Non-committal, at best.
Dumas-Johnson, the junior inside linebacker and defensive captain, was at least more opinionated. His answer, though, might surprise younger fans.
“I know for sure Kirby (Smart) would be mad if I don’t put Georgia Tech first,” Dumas-Johnson said before Monday’s practice. “So, Georgia Tech’s definitely first. I think Auburn, probably second. But Georgia Tech has to be first.”
Dumas-Johnson will get no argument from the old guard about the Yellow Jackets. That, of course, includes Georgia’s 46-year-old head coach and many of his assistants, such as Will Muschamp, Mike Bobo and Bryan McClendon. That all played for the Bulldogs when that rivalry was a fiercely competitive.
Others might’ve gone with Florida, Tennessee or even Alabama. It largely depends on where one resides, what one’s experience might’ve been during their UGA matriculation or where the rivalry was during their fervent streak of fandom.
The truth is, Georgia has a lot of rivals. More than most schools. South Carolina, Clemson and Ole Miss have all held a special place during some incarnations.
For a long time, it was simply Florida, Auburn and Tech. For decades, the Bulldogs closed out every regular season against those three, usually in that order. SEC expansion and the implementation of divisional play brought Tennessee to forefront in the 1990s. Before that, those programs met so sporadically that there wasn’t much hatred to be cultivated.
Auburn, like Tech, may be less reviled today because they have been less competitive recently. For generations, the respective football programs were famous for breaking the Bulldogs’ hearts at the end of regular seasons – and vice-versa. Of late, though, Georgia has dominated both series, the two oldest in school history.
Even after 100 games, the Georgia-Auburn series stayed almost dead even. But the Bulldogs have dominated the rivalry of late. They’ve won six in a row and 15 of the past 18 and now own a 63-56-8 advantage.
Tech-Georgia is even more lopsided in favor of the Bulldogs. Georgia has won five consecutive, seven of eight under Smart and 18 of 21 since Mark Richt first took over as head coach in 2001. But that has made it only more devastating when the Jackets are able to pull off the upset. They did it to Smart in 2016 in Athens, 28-27.
Georgia’s youngest fans might point to Alabama since it has been the Crimson Tide and coach Nick Saban who so regularly blocked the Bulldogs’ path to glory. That’s why the celebration was so intense – and why there was so much grown-man crying – when Georgia finally broke through against Bama to win the 2021 national championship.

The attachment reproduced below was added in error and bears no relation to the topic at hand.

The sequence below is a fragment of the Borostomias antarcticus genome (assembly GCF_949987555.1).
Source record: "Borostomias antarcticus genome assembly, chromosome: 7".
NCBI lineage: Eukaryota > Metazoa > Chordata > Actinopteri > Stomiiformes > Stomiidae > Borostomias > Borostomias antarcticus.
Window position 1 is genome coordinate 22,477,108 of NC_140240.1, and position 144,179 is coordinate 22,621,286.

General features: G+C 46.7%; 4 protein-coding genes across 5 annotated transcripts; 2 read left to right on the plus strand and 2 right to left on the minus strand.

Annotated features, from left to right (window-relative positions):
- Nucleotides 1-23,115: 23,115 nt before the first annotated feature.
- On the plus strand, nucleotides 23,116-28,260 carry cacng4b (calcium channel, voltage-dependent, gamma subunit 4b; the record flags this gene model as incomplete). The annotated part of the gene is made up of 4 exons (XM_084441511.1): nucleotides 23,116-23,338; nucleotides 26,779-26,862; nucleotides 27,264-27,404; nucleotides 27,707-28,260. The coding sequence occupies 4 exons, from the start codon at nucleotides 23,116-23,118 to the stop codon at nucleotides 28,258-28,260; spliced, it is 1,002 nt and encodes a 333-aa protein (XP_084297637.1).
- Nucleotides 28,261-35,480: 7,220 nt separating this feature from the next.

Publicly, Smart will say his biggest rival is whoever the Bulldogs are playing in any given week. But as Dumas-Johnson’s comments indicate, behind the closed doors of the Butts-Mehre complex he is emphatic about keeping the Tech atop that list. He hinted at that last year when talking about the coming game against the Jackets.
“It was a really big rivalry for many years, and I think educating our players on that so they understand it is really important,” Smart said in the week leading up to Georgia’s 37-14 win in November. “Teaching the history of that is important because it’ll mean something to the Georgia Tech players and the Georgia players 20-30 years from now.”
Brinson making a mark
Defensive lineman Warren Brinson quietly got the first start of his career Saturday against Alabama-Birmingham. A 6-foot-4, 305-pound senior from Savannah, Brinson got the nod at defensive tackle ahead of fellow senior Zion Logue, while sixth-year senior Trammel Walthour stood in for Mykel Williams at defensive end.
Smart was especially excited for Brinson, who has toiled in the shadows of some great down linemen at Georgia, though contributing regularly as a key backup. Smart sought out Brinson in pregame warmups Saturday.
“I told him that he had earned it and that he should go out and play with confidence because he’s been in this program a long time, and he works really hard,” Smart said. “I’ve been really proud of his work ethic, which has gotten so much better. I just told him, ‘Hey man, you earned this. Go enjoy it.’”
Brinson seemed to. He finished with three tackles and an 8-yard sack.
Williams, a Columbus resident, is expected to return to play end at Auburn. Adding Brinson to an interior rotation that includes Nazir Stackhouse, Christen Miller, Jonathan Jefferson, Jordan Hall, Jamaal Jarrett and Logue bodes well for the Bulldogs against a Tigers’ offensive line that has allowed 12 sacks.
How ‘bout them Dawgs
Auburn’s first-year coach Hugh Freeze was out of the SEC while Georgia was executing its rise to power under Smart. His last look at the Bulldogs was when his Ole Miss team beat them 45-14 in 2016.
At his Monday press conference, it was abundantly clear that Freeze had no idea the Bulldogs played in the national championship game the very next year.
“What’d it take him? Three years or so to get there?” Freeze asked reporters.
Informed it was in Year 2, Freeze was incredulous.
“I don’t know if that’s accurate,” Freeze said, doubting the reporter who chimed in. When others validated it as fact, Freeze wasn’t sure what to say.
“Anyway, he did it pretty fast then. It’s even more impressive,” he said.
This won’t be Auburn’s first rodeo against the nation’s No. 1 team. The Tigers actually have played the AP’s No. 1 team a lot. They’ll enter Saturday’s game with a 5-12 all-time record against No. 1-ranked opponents.
Smart’s Bulldogs don’t count in that ledger. Georgia was No. 1 in the CFP rankings when the Tigers knocked them off 40-17 on Nov. 11, 2017. Georgia would avenge the loss two weeks later in the SEC Championship game, defeating Auburn 28-7. In between, then-No. 6 Auburn also downed Alabama, then-No. 1 in the AP poll, in the Iron Bowl game at Auburn. That continued a three-game, home win streak that the Tigers will carry into Saturday’s game against Georgia at Jordan-Hare Stadium.